Science is both corporate and political, when it comes to basic research the private sector and government fund about half each, so if you defend science you are implicitly defending corporations and engaging in politics. It wasn't always that way.
Not everyone was pleased by that. Most famous of the concerned about this new control of basic research by government was President Dwight David Eisenhower - "Ike." Ike was someone so concerned about keeping politics out of strategic resources he refused to vote while he was a military officer. To him, it was a conflict of interest because he was paid by the government. His concern only grew while he was president during the bulk of the 1950s and government took more and more control of science funding. As politicians funded more of it, he believed, academia was going to self-select for those who also believed in big government and it would no longer be non-partisan. And corporations were going to control academic science by controlling politicians. Academics who "play the game" were going to get more funding and head up grant committees and panels.
The concern about the growing"military-industrial complex" from Ike's 1961 farewell address - most alarming because he was a career military man who won War World II in Europe before he became President partly thanks to the military-industrial complex - became part of the cultural lexicon. But less well known is his second warning, about manipulation of academia by political interests, which Fred discussed in 2011 and passed around at our meeting.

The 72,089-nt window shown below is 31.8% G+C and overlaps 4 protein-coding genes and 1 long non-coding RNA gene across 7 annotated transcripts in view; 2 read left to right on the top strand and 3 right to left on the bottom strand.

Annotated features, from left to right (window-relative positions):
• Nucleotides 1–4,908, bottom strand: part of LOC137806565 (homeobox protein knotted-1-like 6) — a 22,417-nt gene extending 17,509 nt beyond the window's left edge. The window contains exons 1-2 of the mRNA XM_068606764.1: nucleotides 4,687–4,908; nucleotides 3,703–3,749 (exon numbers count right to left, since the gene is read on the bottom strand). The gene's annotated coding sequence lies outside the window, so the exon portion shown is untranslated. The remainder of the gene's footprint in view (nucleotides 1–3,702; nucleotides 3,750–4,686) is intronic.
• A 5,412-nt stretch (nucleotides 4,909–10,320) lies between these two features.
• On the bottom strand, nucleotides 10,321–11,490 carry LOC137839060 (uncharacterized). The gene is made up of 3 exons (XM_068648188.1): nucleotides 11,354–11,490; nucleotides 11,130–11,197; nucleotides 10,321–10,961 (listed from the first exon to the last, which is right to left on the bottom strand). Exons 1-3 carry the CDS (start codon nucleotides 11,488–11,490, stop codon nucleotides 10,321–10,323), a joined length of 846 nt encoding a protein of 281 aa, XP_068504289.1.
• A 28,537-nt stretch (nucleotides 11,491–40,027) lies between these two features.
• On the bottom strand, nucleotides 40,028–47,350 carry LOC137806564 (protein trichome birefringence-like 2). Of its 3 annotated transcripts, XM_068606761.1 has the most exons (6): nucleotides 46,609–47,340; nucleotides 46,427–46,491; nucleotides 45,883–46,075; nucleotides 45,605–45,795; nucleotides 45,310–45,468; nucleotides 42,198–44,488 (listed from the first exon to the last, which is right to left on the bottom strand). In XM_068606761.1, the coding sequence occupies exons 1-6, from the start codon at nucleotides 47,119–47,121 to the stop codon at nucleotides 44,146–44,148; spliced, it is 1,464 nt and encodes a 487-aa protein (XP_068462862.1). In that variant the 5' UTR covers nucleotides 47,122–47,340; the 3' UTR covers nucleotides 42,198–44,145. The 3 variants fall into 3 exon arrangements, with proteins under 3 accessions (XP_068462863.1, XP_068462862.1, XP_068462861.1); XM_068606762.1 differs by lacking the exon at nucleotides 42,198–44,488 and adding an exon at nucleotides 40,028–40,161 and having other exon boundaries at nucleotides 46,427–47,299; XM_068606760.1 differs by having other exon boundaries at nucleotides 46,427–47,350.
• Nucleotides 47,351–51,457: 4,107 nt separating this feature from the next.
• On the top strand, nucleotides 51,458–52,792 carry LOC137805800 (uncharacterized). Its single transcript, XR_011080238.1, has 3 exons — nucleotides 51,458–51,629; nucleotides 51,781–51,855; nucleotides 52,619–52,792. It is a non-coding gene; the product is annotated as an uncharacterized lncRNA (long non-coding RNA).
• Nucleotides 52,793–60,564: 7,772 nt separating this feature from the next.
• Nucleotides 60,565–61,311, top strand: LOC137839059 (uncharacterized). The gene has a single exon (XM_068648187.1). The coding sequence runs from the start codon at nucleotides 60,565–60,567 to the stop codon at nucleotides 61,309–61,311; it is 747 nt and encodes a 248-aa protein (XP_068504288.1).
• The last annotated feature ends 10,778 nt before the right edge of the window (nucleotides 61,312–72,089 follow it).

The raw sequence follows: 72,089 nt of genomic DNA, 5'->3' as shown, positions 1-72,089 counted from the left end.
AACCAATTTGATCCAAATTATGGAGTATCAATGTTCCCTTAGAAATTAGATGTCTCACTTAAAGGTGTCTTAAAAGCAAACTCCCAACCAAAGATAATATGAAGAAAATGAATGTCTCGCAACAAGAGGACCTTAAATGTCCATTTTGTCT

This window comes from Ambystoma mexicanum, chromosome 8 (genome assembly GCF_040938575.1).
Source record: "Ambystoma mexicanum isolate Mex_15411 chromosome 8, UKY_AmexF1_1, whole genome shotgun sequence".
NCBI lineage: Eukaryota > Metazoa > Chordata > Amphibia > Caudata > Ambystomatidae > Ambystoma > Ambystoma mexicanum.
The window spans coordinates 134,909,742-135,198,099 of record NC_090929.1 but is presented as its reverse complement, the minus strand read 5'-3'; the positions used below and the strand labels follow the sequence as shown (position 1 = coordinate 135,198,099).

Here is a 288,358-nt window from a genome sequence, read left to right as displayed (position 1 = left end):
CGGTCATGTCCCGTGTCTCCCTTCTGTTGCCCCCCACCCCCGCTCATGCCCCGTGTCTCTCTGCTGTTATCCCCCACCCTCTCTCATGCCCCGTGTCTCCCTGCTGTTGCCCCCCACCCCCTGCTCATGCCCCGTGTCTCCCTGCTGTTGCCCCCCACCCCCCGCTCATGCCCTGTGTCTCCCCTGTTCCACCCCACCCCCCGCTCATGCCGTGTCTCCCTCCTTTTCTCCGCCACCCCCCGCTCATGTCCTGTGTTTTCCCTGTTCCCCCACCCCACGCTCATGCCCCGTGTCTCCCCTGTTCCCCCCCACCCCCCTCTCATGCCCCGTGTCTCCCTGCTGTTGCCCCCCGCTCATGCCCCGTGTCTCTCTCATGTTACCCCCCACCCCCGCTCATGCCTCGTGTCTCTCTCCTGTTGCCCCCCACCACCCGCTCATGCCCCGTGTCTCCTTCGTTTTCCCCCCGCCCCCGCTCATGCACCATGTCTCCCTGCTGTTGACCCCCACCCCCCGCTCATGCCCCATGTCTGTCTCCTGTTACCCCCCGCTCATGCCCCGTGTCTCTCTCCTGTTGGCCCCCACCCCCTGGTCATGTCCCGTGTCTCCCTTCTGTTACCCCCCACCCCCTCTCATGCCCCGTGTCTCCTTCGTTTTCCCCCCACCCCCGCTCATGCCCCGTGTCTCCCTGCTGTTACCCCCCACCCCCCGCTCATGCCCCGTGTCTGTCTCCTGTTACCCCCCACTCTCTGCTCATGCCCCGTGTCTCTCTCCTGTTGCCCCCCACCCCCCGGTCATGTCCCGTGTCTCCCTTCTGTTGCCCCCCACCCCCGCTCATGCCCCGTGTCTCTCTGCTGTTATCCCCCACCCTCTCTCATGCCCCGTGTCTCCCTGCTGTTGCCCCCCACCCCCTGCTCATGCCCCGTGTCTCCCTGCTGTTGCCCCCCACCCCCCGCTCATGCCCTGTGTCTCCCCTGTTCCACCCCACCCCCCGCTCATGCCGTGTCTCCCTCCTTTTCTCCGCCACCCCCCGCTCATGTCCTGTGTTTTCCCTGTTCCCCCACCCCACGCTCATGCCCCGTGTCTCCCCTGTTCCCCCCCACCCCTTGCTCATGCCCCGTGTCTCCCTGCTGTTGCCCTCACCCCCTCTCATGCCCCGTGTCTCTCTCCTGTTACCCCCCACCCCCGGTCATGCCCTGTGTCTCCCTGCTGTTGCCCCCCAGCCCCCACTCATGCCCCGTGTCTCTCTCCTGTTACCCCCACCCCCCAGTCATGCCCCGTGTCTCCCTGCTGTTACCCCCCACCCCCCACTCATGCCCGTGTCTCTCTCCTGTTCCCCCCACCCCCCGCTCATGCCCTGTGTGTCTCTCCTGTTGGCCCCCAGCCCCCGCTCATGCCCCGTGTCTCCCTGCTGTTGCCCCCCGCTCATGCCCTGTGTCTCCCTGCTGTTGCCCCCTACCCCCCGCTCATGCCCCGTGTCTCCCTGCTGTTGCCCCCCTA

President Eisenhower surrounded himself with brilliant academics, he knew that science ended World War II without costing another million American lives, but by 1961 he also knew "we must also be alert to the equal and opposite danger that public policy could itself become the captive of a scientific-technological elite.”
He worried about that government control over funding would change the nature of the “free university, historically the fountainhead of free ideas and scientific discovery.” And it has. If you want to find happiness in an academia, find a humanities professor at a small college. If you want to find pressure, go to a biology lab at Johns Hopkins, which needs $300 million a year from the NIH if it's going to put up new buildings and recruit key names who can then raise more money from NIH.
Ike was right about culture as well. A decade after his speech, academia was still politically balanced and conservatives had the most trust in academic science, but by the 1980s they had begun to self-select for people who liked government funding. They even began to suggest that corporate science - the companies who put men on the moon and develop the vaccines and antibiotics and the GMO insulin that have saved hundreds of millions of lives - meant less independence. Academia meant freedom. You're a liberal because you're just smarter. It's reality that when people know you are partisan, they trust your objectivity less even if you are on their side. Today, only progressives trust academic science. Conservatives, liberals and libertarians do not.
But today that tide is turning again. A new generation of science academics are starting on their third post-doc position and questioning the Old Guard's claims that corporate funding is wrong and only government is right and you can't be a scientist unless you are a liberal. They realize that taxes are finite and that billions of dollars in federal government marketing about STEM careers in academia have led to a glut in Ph.D. supply, and there are academic jobs for just 16 percent of graduating scientists. They have become pawns for scientific-technological elites with little chance of getting a seat at the table, just as President Eisenhower warned.
The Daily Galaxy via Hank Campbell American Council on Science & Health
Image credit: CERN